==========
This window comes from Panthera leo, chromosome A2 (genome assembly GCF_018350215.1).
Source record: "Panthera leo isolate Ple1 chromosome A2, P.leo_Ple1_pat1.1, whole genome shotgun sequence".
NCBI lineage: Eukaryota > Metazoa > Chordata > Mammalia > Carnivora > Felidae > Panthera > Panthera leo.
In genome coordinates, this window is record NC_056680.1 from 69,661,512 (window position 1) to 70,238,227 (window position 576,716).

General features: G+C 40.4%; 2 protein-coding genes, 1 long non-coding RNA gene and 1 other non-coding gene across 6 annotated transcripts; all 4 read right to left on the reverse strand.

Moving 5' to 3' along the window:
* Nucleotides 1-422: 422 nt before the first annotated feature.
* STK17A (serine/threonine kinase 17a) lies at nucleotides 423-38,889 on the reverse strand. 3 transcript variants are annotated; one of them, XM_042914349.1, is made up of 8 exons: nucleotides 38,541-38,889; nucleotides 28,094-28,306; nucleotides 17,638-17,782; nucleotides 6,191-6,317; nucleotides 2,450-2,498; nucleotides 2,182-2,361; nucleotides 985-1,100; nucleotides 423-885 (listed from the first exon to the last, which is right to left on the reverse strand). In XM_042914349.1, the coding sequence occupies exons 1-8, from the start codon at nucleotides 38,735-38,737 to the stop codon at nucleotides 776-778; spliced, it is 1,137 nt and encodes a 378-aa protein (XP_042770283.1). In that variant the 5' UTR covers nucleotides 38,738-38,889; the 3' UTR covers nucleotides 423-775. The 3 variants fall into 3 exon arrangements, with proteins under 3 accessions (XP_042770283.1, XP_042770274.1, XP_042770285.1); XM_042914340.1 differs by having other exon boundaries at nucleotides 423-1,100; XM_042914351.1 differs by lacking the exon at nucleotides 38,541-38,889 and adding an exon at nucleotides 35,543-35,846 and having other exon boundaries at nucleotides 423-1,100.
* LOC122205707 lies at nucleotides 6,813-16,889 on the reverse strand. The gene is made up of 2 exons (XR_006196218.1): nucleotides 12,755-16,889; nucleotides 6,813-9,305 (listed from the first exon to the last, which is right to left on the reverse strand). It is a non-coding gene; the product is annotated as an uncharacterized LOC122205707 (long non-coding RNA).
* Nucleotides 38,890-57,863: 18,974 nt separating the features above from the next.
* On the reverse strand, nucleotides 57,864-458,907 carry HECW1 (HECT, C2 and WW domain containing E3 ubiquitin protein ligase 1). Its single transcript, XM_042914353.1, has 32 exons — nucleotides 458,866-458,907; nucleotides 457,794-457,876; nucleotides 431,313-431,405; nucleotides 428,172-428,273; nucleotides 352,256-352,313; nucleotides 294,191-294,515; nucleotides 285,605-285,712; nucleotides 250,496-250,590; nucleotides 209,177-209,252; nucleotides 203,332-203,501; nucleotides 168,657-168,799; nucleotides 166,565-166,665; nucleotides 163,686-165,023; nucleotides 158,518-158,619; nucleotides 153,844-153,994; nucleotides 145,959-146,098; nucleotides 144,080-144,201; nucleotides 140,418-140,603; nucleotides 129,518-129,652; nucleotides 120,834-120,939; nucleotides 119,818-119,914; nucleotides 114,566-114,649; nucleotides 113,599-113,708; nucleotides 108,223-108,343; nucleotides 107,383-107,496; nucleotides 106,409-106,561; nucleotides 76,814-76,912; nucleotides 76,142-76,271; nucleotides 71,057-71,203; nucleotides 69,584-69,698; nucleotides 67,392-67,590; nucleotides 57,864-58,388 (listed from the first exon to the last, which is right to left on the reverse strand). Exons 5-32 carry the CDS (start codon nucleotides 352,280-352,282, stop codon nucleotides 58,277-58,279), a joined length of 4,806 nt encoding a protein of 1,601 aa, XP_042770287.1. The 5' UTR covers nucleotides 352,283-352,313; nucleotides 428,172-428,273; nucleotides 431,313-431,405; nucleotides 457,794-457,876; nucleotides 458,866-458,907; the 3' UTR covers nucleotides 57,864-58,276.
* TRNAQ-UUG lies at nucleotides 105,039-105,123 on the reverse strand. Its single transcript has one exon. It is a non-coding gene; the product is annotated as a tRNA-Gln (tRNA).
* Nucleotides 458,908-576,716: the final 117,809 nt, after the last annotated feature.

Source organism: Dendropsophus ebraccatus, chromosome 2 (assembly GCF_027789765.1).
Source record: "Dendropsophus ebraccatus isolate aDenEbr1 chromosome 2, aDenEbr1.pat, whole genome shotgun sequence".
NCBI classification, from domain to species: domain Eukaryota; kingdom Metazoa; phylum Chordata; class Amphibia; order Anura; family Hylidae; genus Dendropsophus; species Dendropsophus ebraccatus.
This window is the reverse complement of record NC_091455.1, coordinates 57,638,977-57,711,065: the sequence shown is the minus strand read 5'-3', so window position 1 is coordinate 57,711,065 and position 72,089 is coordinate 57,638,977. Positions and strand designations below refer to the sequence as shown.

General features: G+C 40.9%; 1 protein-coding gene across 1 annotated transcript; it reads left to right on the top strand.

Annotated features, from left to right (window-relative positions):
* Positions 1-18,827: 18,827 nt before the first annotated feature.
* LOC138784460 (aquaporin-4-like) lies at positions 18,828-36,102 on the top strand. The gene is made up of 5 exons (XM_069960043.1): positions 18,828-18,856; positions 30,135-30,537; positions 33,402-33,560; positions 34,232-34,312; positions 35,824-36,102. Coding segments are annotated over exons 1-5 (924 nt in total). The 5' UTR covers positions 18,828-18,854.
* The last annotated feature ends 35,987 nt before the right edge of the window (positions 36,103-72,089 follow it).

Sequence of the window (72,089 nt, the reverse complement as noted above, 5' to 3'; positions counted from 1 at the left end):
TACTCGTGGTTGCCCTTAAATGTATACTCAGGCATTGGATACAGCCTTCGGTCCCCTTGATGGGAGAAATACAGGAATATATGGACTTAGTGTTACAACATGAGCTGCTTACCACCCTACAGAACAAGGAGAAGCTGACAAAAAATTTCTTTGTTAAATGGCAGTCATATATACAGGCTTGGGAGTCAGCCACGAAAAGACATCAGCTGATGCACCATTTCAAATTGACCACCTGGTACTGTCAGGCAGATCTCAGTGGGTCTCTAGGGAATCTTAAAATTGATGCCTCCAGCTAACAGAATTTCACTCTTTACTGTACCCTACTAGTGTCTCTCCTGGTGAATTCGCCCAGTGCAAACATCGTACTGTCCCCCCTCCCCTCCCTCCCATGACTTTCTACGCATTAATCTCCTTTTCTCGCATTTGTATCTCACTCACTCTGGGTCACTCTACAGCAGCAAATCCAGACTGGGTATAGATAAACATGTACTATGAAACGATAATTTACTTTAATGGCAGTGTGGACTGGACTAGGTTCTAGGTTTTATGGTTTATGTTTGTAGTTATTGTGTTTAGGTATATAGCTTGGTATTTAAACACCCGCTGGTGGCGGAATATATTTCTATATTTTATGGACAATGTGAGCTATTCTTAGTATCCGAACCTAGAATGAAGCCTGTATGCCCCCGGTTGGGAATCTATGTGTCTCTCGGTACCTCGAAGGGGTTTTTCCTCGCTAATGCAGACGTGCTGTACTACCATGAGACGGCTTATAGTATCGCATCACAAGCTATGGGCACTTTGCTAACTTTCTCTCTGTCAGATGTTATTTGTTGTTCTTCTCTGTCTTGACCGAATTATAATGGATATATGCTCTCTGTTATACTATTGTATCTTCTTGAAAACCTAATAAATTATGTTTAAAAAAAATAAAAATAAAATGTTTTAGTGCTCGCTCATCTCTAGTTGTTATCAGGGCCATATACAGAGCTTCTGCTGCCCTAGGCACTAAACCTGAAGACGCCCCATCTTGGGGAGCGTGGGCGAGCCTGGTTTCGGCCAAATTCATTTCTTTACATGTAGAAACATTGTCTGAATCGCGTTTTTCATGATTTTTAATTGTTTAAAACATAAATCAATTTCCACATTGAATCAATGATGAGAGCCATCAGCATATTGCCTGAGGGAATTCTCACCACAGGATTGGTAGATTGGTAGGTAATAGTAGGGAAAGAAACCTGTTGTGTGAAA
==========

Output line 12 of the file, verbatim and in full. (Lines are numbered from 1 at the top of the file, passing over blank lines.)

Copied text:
* TRNAQ-UUG lies at nucleotides 105,039-105,123 on the reverse strand. Its single transcript has one exon. It is a non-coding gene; the product is annotated as a tRNA-Gln (tRNA).